I Swear The BBC Is Obsessed With Tourettes. But Why?
Reggie Yates spent most of his spring telling us that “it’s all about the voice” and he’ll be doing exactly the same thing this autumn – just for very different reasons. Yes it’s Tourettes season again on BBC3 and the Radio 1 DJ is the latest personality to explore this neurological condition, which has a heartbreaking impact on those who suffer from it.
Following on from last year’s I Swear I Can’t Help It and I Swear I Can Sing* comes Let Me Entertain You, a new three-part series in which Yates will scour the land looking for talented musicians who also have Tourettes, in the hope of creating a very special band.
As with the last couple of programmes, the subjects are utterly spellbinding. After appearing in last December’s ISICS, talented singer Ruth Ojadi is now a BBC-doc veteran, yet she is as likeable and lucid as ever. Listening to her tell Reggie how it feels like “strangers are uniting against her in hostility” when her tics emerge in public is tangibly evocative and offers viewers a true insight into the condition.
Greg is also a pretty inspirational character and you can’t help but admire the way he’s partially overcome Tourettes through skating. Watching the home videos of him as a child are also truly affecting, but every youngster in this new show has a heartfelt backstory.
But there are countless illnesses to choose from, so why have the Beeb returned to Tourettes so often over the last year or so?
Well we have a few theories. Firstly, as a condition, it has a genuine access point for non-sufferers. We’ve all done embarrassing stuff in public, so we can appreciate (if not understand) how difficult it must be to involuntarily shout ‘Chlamydia!’ at people as they wander down the street. Technically this is a social disease and that makes for much better TV than someone sitting in a hospital attached to a drip.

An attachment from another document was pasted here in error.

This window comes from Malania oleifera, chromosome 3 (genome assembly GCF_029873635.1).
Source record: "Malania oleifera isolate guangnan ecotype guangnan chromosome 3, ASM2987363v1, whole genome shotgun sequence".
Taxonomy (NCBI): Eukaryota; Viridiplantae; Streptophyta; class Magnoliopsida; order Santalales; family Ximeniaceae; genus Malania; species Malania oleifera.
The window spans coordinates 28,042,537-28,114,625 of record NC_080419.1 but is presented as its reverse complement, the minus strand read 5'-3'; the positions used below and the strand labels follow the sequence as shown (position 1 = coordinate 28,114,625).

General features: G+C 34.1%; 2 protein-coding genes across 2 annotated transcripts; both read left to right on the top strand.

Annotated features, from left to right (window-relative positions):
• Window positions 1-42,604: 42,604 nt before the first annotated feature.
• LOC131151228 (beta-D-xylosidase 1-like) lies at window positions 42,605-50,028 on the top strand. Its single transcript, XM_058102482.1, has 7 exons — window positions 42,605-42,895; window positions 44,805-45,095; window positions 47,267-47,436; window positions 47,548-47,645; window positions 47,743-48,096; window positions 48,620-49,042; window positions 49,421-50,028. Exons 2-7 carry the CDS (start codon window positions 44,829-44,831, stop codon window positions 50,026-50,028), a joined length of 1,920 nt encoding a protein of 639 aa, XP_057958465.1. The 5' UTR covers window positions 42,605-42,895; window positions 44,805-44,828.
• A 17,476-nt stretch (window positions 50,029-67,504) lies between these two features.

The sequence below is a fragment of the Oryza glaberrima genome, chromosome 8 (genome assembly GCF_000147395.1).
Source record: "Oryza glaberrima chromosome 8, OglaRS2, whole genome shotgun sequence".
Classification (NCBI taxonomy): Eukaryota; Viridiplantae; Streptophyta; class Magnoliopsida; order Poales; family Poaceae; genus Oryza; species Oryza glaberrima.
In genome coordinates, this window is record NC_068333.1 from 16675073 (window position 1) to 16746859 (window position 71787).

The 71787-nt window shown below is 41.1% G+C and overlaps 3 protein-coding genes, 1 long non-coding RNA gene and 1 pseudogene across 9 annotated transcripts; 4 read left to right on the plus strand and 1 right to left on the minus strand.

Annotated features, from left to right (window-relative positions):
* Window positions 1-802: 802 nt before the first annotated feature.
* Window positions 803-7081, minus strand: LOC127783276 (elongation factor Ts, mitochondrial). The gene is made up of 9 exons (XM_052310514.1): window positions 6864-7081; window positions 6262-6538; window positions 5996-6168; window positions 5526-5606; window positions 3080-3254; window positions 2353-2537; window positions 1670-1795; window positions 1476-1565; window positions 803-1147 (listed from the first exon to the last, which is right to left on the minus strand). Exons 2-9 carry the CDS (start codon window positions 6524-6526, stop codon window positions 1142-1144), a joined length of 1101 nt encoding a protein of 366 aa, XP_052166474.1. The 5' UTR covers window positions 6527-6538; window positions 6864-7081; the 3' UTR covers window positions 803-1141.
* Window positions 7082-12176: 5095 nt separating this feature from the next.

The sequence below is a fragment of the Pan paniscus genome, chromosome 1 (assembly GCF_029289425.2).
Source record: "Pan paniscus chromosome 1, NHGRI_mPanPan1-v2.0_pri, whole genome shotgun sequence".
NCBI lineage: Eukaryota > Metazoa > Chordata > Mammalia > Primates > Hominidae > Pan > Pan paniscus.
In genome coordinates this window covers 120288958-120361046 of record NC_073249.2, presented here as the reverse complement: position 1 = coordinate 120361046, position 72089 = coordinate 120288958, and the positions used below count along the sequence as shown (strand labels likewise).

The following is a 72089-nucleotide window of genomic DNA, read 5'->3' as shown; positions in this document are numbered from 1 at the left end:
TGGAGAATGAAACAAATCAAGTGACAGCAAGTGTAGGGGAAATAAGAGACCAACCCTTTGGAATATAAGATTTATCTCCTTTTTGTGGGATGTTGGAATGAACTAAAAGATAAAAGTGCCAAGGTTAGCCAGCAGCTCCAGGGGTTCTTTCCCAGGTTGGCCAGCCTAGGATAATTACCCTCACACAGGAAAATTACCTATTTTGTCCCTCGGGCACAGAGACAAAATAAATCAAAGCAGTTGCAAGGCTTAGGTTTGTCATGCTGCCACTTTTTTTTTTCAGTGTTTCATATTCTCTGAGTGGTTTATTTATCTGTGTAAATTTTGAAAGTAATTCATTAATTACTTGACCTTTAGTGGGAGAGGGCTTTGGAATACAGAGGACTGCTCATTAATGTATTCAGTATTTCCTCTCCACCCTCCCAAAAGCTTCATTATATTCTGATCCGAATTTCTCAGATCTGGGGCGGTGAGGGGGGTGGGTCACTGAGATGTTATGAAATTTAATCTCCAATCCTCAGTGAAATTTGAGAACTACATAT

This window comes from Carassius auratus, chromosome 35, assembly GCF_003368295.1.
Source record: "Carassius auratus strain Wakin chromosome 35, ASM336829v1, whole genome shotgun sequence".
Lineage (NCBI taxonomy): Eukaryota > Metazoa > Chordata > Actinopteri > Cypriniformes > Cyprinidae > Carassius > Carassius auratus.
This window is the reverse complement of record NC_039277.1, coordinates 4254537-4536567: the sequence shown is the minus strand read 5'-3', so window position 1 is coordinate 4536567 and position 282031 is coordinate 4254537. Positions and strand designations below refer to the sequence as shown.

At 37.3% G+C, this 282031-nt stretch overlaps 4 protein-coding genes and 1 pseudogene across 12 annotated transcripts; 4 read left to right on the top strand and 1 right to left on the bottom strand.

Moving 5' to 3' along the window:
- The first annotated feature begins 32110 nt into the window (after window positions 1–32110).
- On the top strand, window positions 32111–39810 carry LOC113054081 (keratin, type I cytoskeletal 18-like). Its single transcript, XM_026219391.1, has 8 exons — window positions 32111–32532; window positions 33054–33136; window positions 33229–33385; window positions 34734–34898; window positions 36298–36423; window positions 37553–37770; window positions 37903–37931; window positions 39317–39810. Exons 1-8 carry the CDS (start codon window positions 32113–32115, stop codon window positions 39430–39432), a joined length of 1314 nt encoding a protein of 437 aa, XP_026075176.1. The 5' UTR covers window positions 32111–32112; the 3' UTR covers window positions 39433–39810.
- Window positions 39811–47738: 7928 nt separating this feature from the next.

Secondly, it provides a wide spectrum of emotion. The people featured in these programmes have often found methods of coping with their condition, so while we sympathise, we’re also able to admire their strength and courage. While we’re moaning about the weather and the fact that we have a council tax bill to pay, they’re staying positive despite a socially debilitating neurological illness.
It’s an uplifting message that and one that’s more definable than many other conditions.
But thirdly and arguably most importantly, is the mystery factor to Tourettes. Scientists still don’t have a clue as to what is at the root of the neurological condition, so it provokes genuine puzzlement.
Either way, it makes for genuinely inspirational and informative television..
*Despite public conceptions, a relatively small percentage of Tourettes sufferers actually swear, so the BBC are technically pushing a stereotype here. It IS a great title though, so we’ll give them the benefit of the doubt..